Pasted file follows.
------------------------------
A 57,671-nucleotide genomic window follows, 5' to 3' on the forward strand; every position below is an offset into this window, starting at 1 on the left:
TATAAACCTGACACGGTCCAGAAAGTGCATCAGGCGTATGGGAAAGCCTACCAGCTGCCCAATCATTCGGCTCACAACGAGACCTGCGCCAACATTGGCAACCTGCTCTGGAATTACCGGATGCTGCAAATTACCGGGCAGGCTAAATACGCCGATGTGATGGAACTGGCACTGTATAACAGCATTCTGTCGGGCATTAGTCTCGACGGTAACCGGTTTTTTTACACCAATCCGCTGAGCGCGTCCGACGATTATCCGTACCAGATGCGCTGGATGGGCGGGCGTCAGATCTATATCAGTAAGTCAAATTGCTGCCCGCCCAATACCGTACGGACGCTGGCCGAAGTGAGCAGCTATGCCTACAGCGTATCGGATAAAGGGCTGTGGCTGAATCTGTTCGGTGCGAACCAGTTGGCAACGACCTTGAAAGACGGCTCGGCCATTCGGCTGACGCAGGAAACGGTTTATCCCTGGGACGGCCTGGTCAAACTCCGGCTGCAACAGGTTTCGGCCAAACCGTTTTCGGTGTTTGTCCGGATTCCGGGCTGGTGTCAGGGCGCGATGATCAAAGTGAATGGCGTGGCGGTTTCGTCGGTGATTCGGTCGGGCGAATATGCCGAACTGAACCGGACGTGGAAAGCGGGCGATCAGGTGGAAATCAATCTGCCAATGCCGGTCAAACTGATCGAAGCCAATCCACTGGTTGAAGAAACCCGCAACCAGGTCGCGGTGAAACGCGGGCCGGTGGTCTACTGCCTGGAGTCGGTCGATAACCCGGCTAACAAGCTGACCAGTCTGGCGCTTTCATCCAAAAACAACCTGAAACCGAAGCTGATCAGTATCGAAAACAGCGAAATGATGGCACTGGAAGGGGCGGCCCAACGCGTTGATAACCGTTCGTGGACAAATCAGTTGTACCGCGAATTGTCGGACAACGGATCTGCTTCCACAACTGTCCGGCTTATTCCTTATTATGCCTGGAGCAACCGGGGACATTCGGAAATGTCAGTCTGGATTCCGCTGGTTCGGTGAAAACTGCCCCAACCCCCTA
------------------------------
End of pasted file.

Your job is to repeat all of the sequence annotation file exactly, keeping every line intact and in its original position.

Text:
A 57,671-nucleotide genomic window follows, 5' to 3' on the forward strand; every position below is an offset into this window, starting at 1 on the left:
TATAAACCTGACACGGTCCAGAAAGTGCATCAGGCGTATGGGAAAGCCTACCAGCTGCCCAATCATTCGGCTCACAACGAGACCTGCGCCAACATTGGCAACCTGCTCTGGAATTACCGGATGCTGCAAATTACCGGGCAGGCTAAATACGCCGATGTGATGGAACTGGCACTGTATAACAGCATTCTGTCGGGCATTAGTCTCGACGGTAACCGGTTTTTTTACACCAATCCGCTGAGCGCGTCCGACGATTATCCGTACCAGATGCGCTGGATGGGCGGGCGTCAGATCTATATCAGTAAGTCAAATTGCTGCCCGCCCAATACCGTACGGACGCTGGCCGAAGTGAGCAGCTATGCCTACAGCGTATCGGATAAAGGGCTGTGGCTGAATCTGTTCGGTGCGAACCAGTTGGCAACGACCTTGAAAGACGGCTCGGCCATTCGGCTGACGCAGGAAACGGTTTATCCCTGGGACGGCCTGGTCAAACTCCGGCTGCAACAGGTTTCGGCCAAACCGTTTTCGGTGTTTGTCCGGATTCCGGGCTGGTGTCAGGGCGCGATGATCAAAGTGAATGGCGTGGCGGTTTCGTCGGTGATTCGGTCGGGCGAATATGCCGAACTGAACCGGACGTGGAAAGCGGGCGATCAGGTGGAAATCAATCTGCCAATGCCGGTCAAACTGATCGAAGCCAATCCACTGGTTGAAGAAACCCGCAACCAGGTCGCGGTGAAACGCGGGCCGGTGGTCTACTGCCTGGAGTCGGTCGATAACCCGGCTAACAAGCTGACCAGTCTGGCGCTTTCATCCAAAAACAACCTGAAACCGAAGCTGATCAGTATCGAAAACAGCGAAATGATGGCACTGGAAGGGGCGGCCCAACGCGTTGATAACCGTTCGTGGACAAATCAGTTGTACCGCGAATTGTCGGACAACGGATCTGCTTCCACAACTGTCCGGCTTATTCCTTATTATGCCTGGAGCAACCGGGGACATTCGGAAATGTCAGTCTGGATTCCGCTGGTTCGGTGAAAACTGCCCCAACCCCCTA